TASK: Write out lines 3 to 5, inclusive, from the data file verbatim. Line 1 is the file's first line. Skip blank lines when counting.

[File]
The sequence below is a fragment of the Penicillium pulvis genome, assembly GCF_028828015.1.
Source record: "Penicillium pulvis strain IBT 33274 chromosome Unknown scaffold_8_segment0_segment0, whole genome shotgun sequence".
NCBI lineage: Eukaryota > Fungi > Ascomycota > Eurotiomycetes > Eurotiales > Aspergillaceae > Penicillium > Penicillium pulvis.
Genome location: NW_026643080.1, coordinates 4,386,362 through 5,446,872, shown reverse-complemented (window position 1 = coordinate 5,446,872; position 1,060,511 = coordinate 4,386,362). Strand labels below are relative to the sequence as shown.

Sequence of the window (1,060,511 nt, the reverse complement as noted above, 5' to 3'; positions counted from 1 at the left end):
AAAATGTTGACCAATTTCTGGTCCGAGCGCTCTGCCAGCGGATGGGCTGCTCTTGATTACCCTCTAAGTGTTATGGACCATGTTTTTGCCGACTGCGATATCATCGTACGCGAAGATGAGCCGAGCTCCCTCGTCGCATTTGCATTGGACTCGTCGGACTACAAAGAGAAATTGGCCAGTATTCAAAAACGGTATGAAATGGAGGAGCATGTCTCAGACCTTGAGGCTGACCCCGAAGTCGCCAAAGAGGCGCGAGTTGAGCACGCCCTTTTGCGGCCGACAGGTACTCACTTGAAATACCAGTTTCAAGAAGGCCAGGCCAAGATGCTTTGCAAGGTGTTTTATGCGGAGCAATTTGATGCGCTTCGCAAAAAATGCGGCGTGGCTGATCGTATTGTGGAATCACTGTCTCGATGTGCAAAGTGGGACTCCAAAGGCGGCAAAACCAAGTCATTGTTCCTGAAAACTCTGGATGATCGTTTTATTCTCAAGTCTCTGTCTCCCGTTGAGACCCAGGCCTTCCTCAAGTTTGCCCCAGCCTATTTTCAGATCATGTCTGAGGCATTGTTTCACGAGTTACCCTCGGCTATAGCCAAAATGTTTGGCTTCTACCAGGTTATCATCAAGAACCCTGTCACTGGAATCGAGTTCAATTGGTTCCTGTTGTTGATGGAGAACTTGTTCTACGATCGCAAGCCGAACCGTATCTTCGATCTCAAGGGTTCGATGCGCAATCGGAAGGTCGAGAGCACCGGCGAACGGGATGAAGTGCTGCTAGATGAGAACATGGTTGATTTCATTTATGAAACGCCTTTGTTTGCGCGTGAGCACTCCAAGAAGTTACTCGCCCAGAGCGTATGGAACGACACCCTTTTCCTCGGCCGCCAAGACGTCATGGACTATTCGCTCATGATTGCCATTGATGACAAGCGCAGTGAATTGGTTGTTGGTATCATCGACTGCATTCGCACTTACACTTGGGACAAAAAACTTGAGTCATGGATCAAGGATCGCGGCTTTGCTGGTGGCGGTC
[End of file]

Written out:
NCBI lineage: Eukaryota > Fungi > Ascomycota > Eurotiomycetes > Eurotiales > Aspergillaceae > Penicillium > Penicillium pulvis.
Genome location: NW_026643080.1, coordinates 4,386,362 through 5,446,872, shown reverse-complemented (window position 1 = coordinate 5,446,872; position 1,060,511 = coordinate 4,386,362). Strand labels below are relative to the sequence as shown.

Sequence of the window (1,060,511 nt, the reverse complement as noted above, 5' to 3'; positions counted from 1 at the left end):